The Celtic skipper isn’t dwelling on the fact that very little is riding on the last group F game as far as the visitors are concerned. Already condemned to finish bottom in their group, it’s hardly the time for them to exhibit signs of timidness.
Even given the surroundings, it would be odd in the extreme if Ange Postecoglou suddenly decided to quell the adventurous spirit that has seen Celtic win admirers despite their struggles in the campaign to date. It would also mean contravening the manifesto set out in the fans’ anthem that invites Spaniards on “by the score” and then continues by accepting that Real Madrid and Barcelona might make “a famous bid” to unseat Celtic. The song goes on to record that such efforts are, however, rendered futile against the might of Glasgow Celtic.
Such sentiments might ring slightly hollow now as the Scottish champions reflect on a chastening return to Europe’s top table. But they’ve stuck faithfully to the principles maintained by the club throughout their history to at least go down swinging.
“100-per-cent right,” said Carter-Vickers. “We’ve attacked all the games in the group so far and we’ll look to do the same in the Bernabeu. We’ll have a go at Real Madrid.
“Every game you want to win, no matter if there’s something on it or not. It will be great for us to go to the Bernabeu – one of the most iconic stadiums in the world – and play there. We’ll want to win the game.”
As well as a famous testimonial match for Alfredo di Stefano, which they won 1-0 thanks to an inspired Jimmy Johnstone, Celtic have played just one competitive game at the stadium. That was in the European Cup in 1980 when at least they had something to defend. The fact they couldn’t protect a 2-0 first leg advantage, losing 3-0 in Madrid, says it all about the intimidating properties of the Bernabeu. In contrast to 42 years ago, they head to Spain under little pressure. With so little at stake, it might be a stage where they can express themselves.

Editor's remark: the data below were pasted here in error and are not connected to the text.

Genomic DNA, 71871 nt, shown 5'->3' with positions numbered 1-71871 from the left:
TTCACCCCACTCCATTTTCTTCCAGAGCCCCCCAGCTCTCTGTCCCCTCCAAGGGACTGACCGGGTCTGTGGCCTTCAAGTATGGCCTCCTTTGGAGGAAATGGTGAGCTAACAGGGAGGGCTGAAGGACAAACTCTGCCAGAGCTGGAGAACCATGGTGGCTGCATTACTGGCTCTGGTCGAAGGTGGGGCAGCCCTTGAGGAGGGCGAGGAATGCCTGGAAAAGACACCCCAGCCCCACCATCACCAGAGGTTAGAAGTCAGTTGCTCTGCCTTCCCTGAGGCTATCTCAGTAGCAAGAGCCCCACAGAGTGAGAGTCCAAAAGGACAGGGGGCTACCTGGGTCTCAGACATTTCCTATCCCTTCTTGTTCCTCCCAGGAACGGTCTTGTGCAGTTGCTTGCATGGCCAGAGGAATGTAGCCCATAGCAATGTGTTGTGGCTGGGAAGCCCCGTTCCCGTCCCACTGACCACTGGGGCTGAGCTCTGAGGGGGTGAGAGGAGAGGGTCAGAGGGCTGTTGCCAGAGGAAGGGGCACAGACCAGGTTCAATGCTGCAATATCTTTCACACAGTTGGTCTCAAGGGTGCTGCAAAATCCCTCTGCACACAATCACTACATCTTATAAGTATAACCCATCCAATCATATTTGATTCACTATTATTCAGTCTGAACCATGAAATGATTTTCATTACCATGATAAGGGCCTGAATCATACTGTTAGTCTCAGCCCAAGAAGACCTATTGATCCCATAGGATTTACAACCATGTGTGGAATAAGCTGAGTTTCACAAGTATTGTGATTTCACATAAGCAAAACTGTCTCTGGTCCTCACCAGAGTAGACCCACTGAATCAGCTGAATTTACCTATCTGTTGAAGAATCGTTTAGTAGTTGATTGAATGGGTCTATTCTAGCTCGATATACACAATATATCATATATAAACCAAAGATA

While they will be up against an array of world class talent, at least Celtic have seen the last of Mykhailo Mudryk for a while. The Shakhtar Donetsk winger scored in both group matches against them. His equaliser on Tuesday was a particularly special strike from a very talented 21-year-old.
“He’s a big threat,” said Carter-Vickers. “We knew that before the game. But obviously it’s still hard to deal with someone of that kind of pace.”
Carter-Vickers agreed that Mudryk is one of the best players Celtic have faced in the competition. He represents the level they must aspire to.
“For a large part of our group this has been a new experience, playing in the Champions League,” he said. “It was always going to take a bit of time to adjust. But I think we’ve all grown in belief and become better players for the experience.
“We’ve still got another game to go and that will be another fantastic experience. But like I say, we also want to get a result.”